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Search Tags: Walter Shaub
The Office of Government Ethics is stepping out from behind the legal and policy curtain to help build a broader community, and it wants agency ethics officials and others to do the same. Walter Shaub, director of the Office of Government Ethics, says a month-long series of seminars and summits is part of a broader effort to change the view of ethics oversight across government. He spoke to Federal News Radio Executive Editor Jason Miller in part one of their interview.
The STOCK Act, the revolving door, the reverse revolving door: these are the reasons why the Office of Government Ethics is being more aggressive in its training of federal employees. Over the last year, OGE has offered 238 percent more training courses and hours then the year before. In part two of their interview, Walter Shaub, director of the Office of Government Ethics, told Federal News Radio Executive Editor Jason Miller how OGE is managing through this volatile environment.
Walter Shaub, the director of the Office of Government Ethics, said the agency is focusing on three areas in order to improve ethics training across government: communication, direct support to agency ethics officials and oversight.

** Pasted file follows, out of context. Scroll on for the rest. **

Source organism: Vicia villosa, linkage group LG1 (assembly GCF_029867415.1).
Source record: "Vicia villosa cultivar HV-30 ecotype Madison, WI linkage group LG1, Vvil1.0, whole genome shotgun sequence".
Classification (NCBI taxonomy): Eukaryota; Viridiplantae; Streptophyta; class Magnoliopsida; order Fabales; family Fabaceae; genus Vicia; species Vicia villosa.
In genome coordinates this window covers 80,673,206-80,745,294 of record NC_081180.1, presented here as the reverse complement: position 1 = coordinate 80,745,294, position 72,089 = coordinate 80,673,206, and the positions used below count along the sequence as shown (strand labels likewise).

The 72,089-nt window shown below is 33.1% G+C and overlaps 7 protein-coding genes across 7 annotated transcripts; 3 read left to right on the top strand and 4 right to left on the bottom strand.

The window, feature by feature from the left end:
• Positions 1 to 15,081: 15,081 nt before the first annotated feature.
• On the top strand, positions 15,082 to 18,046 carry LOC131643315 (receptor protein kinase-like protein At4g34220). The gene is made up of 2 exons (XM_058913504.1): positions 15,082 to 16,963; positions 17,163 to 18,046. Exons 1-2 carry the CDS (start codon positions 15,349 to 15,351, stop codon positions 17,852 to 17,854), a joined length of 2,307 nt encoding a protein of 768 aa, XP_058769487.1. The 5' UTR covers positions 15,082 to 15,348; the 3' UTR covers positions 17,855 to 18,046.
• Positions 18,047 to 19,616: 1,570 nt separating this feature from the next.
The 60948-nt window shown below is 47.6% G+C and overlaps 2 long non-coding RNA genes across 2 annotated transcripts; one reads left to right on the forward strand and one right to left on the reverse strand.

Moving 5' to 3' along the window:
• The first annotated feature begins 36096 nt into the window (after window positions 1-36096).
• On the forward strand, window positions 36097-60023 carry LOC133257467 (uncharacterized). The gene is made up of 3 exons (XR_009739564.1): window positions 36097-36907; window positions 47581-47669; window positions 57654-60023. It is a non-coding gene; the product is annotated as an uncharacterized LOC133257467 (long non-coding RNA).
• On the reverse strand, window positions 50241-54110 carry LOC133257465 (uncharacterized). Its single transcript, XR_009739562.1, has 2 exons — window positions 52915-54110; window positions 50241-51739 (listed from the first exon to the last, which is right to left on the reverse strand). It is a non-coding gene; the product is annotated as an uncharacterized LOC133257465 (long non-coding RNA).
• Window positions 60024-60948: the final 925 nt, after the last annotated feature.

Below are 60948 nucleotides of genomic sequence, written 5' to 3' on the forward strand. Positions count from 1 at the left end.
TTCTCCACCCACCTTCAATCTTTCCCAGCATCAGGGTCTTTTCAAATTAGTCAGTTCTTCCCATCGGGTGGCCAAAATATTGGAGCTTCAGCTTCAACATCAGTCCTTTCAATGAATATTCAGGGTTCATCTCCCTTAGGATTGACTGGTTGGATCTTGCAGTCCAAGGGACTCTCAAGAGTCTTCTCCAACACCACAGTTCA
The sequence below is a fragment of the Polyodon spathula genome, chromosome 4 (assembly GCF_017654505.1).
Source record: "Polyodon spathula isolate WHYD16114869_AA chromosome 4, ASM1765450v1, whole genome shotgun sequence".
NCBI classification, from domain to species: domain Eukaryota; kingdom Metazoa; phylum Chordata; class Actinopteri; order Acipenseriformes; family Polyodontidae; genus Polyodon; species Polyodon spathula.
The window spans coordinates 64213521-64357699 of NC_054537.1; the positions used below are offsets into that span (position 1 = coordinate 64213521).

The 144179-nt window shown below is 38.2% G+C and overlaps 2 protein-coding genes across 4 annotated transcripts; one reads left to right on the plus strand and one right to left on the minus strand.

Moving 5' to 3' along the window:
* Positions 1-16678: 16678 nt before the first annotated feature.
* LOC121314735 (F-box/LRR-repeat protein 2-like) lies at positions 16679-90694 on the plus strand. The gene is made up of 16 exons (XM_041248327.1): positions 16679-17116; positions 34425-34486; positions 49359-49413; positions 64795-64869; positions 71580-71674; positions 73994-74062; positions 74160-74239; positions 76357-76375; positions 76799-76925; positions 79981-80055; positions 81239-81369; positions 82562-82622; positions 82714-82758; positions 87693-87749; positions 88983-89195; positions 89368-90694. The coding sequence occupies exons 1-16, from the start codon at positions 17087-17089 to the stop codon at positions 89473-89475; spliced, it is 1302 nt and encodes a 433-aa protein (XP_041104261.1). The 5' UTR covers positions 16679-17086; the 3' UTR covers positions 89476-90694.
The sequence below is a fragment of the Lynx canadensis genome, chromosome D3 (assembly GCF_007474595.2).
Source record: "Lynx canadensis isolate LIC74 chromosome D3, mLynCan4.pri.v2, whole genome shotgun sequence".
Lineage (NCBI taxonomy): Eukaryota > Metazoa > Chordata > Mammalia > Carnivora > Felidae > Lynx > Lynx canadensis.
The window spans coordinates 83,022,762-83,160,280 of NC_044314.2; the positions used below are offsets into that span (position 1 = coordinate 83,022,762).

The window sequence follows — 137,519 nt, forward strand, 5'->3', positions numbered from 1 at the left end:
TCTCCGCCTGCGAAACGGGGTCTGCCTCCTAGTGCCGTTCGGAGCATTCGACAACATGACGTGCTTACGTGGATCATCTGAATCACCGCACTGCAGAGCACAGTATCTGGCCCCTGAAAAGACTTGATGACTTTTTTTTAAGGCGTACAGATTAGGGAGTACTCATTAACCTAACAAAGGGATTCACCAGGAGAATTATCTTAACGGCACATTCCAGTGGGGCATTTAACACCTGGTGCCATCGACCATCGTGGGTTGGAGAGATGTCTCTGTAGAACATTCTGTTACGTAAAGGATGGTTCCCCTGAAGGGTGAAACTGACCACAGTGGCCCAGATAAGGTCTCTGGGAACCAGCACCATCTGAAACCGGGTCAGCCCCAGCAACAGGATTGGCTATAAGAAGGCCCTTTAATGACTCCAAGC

The National Government Ethics Summit, sponsored by the Office of Government Ethics, highlighted basic and advanced training for federal ethics officials, as well as broader subjects, such as whistleblower retaliation, the Hatch Act and other legal issues. Walter Shaub, the director of OGE, wants training sessions such as these to bring the federal ethics community closer together.
Walter Shaub Jr. said the STOCK Act could cause unintended consequences for federal employees' privacy and safety. Shaub said he favors revisions aimed at striking a balance between the need to protect personal information and the law's requirement to disclose stock trades.
President Barack Obama said he plans to nominate Allison Macfarlane to lead the Nuclear Regulatory Agency, just days after the embattled head of the agency announced he would step down.